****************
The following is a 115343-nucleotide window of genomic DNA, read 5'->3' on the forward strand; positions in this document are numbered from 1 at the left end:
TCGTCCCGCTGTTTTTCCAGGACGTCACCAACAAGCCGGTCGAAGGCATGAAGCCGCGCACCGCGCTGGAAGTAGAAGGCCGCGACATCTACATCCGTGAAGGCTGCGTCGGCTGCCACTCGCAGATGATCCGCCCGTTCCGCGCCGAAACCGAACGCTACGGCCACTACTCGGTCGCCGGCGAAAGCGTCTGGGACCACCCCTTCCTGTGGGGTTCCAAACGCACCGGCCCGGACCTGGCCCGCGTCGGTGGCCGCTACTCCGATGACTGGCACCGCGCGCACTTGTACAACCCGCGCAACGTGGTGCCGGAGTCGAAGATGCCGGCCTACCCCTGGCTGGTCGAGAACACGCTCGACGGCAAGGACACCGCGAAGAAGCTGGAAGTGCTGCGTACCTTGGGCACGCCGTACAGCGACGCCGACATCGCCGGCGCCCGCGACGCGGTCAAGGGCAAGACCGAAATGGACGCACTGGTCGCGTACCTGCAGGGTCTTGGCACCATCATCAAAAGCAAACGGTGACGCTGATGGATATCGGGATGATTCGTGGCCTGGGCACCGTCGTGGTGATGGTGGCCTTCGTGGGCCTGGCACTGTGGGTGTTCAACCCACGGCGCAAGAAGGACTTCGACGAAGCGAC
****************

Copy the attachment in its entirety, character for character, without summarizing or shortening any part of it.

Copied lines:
The following is a 115343-nucleotide window of genomic DNA, read 5'->3' on the forward strand; positions in this document are numbered from 1 at the left end:
TCGTCCCGCTGTTTTTCCAGGACGTCACCAACAAGCCGGTCGAAGGCATGAAGCCGCGCACCGCGCTGGAAGTAGAAGGCCGCGACATCTACATCCGTGAAGGCTGCGTCGGCTGCCACTCGCAGATGATCCGCCCGTTCCGCGCCGAAACCGAACGCTACGGCCACTACTCGGTCGCCGGCGAAAGCGTCTGGGACCACCCCTTCCTGTGGGGTTCCAAACGCACCGGCCCGGACCTGGCCCGCGTCGGTGGCCGCTACTCCGATGACTGGCACCGCGCGCACTTGTACAACCCGCGCAACGTGGTGCCGGAGTCGAAGATGCCGGCCTACCCCTGGCTGGTCGAGAACACGCTCGACGGCAAGGACACCGCGAAGAAGCTGGAAGTGCTGCGTACCTTGGGCACGCCGTACAGCGACGCCGACATCGCCGGCGCCCGCGACGCGGTCAAGGGCAAGACCGAAATGGACGCACTGGTCGCGTACCTGCAGGGTCTTGGCACCATCATCAAAAGCAAACGGTGACGCTGATGGATATCGGGATGATTCGTGGCCTGGGCACCGTCGTGGTGATGGTGGCCTTCGTGGGCCTGGCACTGTGGGTGTTCAACCCACGGCGCAAGAAGGACTTCGACGAAGCGAC